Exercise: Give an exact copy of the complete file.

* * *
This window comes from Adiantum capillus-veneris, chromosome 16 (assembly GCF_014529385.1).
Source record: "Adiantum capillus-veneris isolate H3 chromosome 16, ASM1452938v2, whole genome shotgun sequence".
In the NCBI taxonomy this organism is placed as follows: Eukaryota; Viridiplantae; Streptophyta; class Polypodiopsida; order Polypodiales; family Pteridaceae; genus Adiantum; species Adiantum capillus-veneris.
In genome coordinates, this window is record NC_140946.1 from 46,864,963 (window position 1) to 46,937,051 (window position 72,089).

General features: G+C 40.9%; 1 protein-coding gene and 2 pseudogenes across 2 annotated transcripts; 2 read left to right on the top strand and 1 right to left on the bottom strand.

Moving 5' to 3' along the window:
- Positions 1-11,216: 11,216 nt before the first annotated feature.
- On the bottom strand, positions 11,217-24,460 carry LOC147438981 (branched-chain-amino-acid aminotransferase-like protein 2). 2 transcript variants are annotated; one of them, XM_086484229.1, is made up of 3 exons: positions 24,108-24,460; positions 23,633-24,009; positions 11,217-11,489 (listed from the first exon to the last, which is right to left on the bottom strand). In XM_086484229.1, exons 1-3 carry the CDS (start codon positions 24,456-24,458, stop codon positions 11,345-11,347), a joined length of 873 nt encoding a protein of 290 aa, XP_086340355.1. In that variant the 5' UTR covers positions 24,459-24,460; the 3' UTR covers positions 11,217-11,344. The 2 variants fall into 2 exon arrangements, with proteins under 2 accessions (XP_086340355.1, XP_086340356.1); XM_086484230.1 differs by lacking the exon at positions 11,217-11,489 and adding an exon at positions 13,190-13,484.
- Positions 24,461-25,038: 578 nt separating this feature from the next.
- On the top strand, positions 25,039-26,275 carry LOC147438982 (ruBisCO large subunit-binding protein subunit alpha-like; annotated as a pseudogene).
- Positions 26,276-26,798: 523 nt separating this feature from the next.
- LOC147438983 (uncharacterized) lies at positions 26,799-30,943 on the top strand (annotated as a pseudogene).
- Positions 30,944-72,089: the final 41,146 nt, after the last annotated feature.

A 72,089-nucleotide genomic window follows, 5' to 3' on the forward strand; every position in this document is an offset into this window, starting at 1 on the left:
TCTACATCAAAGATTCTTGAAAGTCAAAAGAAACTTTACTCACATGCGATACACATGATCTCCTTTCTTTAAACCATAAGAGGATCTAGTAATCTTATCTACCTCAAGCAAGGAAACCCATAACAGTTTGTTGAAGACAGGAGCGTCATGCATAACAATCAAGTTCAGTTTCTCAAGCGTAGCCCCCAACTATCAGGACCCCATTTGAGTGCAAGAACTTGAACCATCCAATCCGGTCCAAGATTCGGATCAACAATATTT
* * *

This window comes from Adiantum capillus-veneris, chromosome 16 (assembly GCF_014529385.1).
Source record: "Adiantum capillus-veneris isolate H3 chromosome 16, ASM1452938v2, whole genome shotgun sequence".
In the NCBI taxonomy this organism is placed as follows: Eukaryota; Viridiplantae; Streptophyta; class Polypodiopsida; order Polypodiales; family Pteridaceae; genus Adiantum; species Adiantum capillus-veneris.
In genome coordinates, this window is record NC_140946.1 from 46,864,963 (window position 1) to 46,937,051 (window position 72,089).

General features: G+C 40.9%; 1 protein-coding gene and 2 pseudogenes across 2 annotated transcripts; 2 read left to right on the top strand and 1 right to left on the bottom strand.

Moving 5' to 3' along the window:
- Positions 1-11,216: 11,216 nt before the first annotated feature.
- On the bottom strand, positions 11,217-24,460 carry LOC147438981 (branched-chain-amino-acid aminotransferase-like protein 2). 2 transcript variants are annotated; one of them, XM_086484229.1, is made up of 3 exons: positions 24,108-24,460; positions 23,633-24,009; positions 11,217-11,489 (listed from the first exon to the last, which is right to left on the bottom strand). In XM_086484229.1, exons 1-3 carry the CDS (start codon positions 24,456-24,458, stop codon positions 11,345-11,347), a joined length of 873 nt encoding a protein of 290 aa, XP_086340355.1. In that variant the 5' UTR covers positions 24,459-24,460; the 3' UTR covers positions 11,217-11,344. The 2 variants fall into 2 exon arrangements, with proteins under 2 accessions (XP_086340355.1, XP_086340356.1); XM_086484230.1 differs by lacking the exon at positions 11,217-11,489 and adding an exon at positions 13,190-13,484.
- Positions 24,461-25,038: 578 nt separating this feature from the next.
- On the top strand, positions 25,039-26,275 carry LOC147438982 (ruBisCO large subunit-binding protein subunit alpha-like; annotated as a pseudogene).
- Positions 26,276-26,798: 523 nt separating this feature from the next.
- LOC147438983 (uncharacterized) lies at positions 26,799-30,943 on the top strand (annotated as a pseudogene).
- Positions 30,944-72,089: the final 41,146 nt, after the last annotated feature.

A 72,089-nucleotide genomic window follows, 5' to 3' on the forward strand; every position in this document is an offset into this window, starting at 1 on the left:
TCTACATCAAAGATTCTTGAAAGTCAAAAGAAACTTTACTCACATGCGATACACATGATCTCCTTTCTTTAAACCATAAGAGGATCTAGTAATCTTATCTACCTCAAGCAAGGAAACCCATAACAGTTTGTTGAAGACAGGAGCGTCATGCATAACAATCAAGTTCAGTTTCTCAAGCGTAGCCCCCAACTATCAGGACCCCATTTGAGTGCAAGAACTTGAACCATCCAATCCGGTCCAAGATTCGGATCAACAATATTT